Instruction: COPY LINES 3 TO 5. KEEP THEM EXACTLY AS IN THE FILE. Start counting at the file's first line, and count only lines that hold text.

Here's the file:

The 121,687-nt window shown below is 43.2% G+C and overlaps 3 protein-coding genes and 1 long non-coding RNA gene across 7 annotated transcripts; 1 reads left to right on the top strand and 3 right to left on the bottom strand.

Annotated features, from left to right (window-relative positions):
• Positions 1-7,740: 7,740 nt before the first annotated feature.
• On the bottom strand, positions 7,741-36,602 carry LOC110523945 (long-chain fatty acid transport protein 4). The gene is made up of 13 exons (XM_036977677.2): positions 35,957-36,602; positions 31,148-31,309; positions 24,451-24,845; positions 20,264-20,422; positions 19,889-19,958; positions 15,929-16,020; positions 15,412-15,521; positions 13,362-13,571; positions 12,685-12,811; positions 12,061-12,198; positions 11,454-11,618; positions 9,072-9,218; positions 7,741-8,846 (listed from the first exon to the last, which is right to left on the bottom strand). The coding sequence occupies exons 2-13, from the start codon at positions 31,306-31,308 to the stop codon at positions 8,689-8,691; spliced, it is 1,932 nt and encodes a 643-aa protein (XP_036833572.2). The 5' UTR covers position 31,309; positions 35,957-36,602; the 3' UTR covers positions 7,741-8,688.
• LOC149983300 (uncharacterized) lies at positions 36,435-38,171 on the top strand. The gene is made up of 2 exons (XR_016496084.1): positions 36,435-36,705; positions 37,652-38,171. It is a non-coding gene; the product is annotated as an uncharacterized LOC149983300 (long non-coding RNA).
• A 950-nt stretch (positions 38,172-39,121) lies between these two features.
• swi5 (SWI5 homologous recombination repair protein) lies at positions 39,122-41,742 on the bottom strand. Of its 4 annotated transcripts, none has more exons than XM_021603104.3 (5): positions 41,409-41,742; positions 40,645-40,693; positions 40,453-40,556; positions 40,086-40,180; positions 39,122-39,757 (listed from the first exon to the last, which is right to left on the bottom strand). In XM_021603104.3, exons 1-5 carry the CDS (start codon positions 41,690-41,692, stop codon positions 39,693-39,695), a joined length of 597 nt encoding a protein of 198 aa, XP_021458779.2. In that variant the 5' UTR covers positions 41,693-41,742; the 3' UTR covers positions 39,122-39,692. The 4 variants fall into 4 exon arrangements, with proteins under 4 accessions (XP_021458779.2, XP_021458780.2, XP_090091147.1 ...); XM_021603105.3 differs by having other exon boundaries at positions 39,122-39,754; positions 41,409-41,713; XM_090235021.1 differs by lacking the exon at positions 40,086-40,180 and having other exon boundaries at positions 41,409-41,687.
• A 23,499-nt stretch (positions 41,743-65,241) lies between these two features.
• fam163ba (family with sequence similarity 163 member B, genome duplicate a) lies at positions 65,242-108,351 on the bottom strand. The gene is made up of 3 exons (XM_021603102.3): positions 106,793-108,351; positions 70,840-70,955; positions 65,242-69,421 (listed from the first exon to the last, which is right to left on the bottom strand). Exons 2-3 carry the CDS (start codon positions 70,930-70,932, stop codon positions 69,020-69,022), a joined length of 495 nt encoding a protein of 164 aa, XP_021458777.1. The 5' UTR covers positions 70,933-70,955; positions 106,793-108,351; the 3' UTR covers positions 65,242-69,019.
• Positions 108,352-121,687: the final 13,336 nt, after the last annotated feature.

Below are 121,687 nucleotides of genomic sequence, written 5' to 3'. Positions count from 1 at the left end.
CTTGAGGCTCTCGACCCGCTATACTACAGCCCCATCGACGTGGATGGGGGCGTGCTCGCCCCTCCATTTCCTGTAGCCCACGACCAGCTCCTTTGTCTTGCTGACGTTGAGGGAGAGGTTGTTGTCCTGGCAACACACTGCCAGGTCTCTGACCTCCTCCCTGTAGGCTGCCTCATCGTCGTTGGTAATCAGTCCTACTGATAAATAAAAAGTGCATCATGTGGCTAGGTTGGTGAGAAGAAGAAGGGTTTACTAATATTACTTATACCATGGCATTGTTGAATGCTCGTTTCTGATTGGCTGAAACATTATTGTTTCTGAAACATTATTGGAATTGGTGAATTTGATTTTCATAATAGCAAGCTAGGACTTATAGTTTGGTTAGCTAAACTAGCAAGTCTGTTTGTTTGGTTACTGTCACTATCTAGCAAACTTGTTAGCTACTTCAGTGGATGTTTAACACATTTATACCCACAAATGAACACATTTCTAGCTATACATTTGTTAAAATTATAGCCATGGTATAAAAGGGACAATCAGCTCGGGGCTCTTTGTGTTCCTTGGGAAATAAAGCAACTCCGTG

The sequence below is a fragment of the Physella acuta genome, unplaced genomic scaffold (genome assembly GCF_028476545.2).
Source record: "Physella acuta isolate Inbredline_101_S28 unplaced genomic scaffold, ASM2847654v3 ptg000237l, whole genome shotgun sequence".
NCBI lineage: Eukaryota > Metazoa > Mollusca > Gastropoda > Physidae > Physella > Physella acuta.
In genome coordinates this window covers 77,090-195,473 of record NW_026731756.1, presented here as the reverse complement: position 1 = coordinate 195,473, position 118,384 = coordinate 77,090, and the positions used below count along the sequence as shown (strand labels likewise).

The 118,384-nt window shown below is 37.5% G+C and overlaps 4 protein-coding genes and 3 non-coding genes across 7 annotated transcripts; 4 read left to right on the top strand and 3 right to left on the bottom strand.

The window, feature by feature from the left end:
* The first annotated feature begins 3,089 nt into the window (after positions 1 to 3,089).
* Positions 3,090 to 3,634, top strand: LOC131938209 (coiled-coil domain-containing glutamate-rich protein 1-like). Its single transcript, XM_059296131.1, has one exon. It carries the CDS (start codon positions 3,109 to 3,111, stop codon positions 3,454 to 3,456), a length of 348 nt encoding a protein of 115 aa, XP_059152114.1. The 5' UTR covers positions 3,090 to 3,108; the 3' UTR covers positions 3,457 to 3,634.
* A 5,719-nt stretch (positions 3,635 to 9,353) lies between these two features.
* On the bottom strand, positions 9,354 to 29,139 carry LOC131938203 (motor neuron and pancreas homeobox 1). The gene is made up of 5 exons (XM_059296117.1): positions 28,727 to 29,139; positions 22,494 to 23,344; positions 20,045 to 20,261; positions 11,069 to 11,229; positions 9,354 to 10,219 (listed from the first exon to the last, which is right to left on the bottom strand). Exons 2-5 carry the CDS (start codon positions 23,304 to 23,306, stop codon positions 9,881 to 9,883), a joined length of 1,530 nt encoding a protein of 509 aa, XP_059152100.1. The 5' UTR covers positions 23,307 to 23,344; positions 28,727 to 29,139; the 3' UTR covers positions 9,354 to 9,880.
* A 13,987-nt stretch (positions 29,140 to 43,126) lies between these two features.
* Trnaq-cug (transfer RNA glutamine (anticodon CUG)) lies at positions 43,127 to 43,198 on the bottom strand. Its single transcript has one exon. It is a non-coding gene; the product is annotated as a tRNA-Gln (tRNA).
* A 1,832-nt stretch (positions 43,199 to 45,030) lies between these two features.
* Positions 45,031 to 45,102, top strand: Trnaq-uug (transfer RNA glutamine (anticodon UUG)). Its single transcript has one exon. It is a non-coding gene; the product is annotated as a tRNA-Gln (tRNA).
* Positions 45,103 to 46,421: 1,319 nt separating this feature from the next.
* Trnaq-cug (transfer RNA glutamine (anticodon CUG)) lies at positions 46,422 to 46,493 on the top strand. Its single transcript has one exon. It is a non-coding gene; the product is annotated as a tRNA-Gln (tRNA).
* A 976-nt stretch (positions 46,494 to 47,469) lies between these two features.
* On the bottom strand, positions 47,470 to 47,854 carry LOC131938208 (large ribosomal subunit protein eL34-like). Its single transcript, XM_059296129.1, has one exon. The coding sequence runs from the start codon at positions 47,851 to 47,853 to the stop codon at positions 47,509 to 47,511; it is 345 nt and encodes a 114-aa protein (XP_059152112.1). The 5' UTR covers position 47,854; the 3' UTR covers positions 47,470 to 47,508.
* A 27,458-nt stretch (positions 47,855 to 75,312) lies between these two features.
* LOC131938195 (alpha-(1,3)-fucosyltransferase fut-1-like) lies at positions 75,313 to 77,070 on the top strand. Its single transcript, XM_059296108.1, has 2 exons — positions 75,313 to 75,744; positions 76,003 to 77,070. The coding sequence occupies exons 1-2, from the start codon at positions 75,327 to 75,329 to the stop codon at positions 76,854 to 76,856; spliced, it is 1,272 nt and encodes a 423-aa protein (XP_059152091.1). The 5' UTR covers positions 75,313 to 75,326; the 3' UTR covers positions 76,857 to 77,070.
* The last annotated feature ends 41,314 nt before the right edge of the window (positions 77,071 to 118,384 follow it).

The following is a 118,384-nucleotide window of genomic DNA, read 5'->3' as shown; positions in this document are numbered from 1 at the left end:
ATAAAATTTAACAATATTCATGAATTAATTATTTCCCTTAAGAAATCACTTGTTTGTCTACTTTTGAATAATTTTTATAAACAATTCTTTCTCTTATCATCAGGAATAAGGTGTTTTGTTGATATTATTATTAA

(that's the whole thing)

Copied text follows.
• Positions 1-7,740: 7,740 nt before the first annotated feature.
• On the bottom strand, positions 7,741-36,602 carry LOC110523945 (long-chain fatty acid transport protein 4). The gene is made up of 13 exons (XM_036977677.2): positions 35,957-36,602; positions 31,148-31,309; positions 24,451-24,845; positions 20,264-20,422; positions 19,889-19,958; positions 15,929-16,020; positions 15,412-15,521; positions 13,362-13,571; positions 12,685-12,811; positions 12,061-12,198; positions 11,454-11,618; positions 9,072-9,218; positions 7,741-8,846 (listed from the first exon to the last, which is right to left on the bottom strand). The coding sequence occupies exons 2-13, from the start codon at positions 31,306-31,308 to the stop codon at positions 8,689-8,691; spliced, it is 1,932 nt and encodes a 643-aa protein (XP_036833572.2). The 5' UTR covers position 31,309; positions 35,957-36,602; the 3' UTR covers positions 7,741-8,688.
• LOC149983300 (uncharacterized) lies at positions 36,435-38,171 on the top strand. The gene is made up of 2 exons (XR_016496084.1): positions 36,435-36,705; positions 37,652-38,171. It is a non-coding gene; the product is annotated as an uncharacterized LOC149983300 (long non-coding RNA).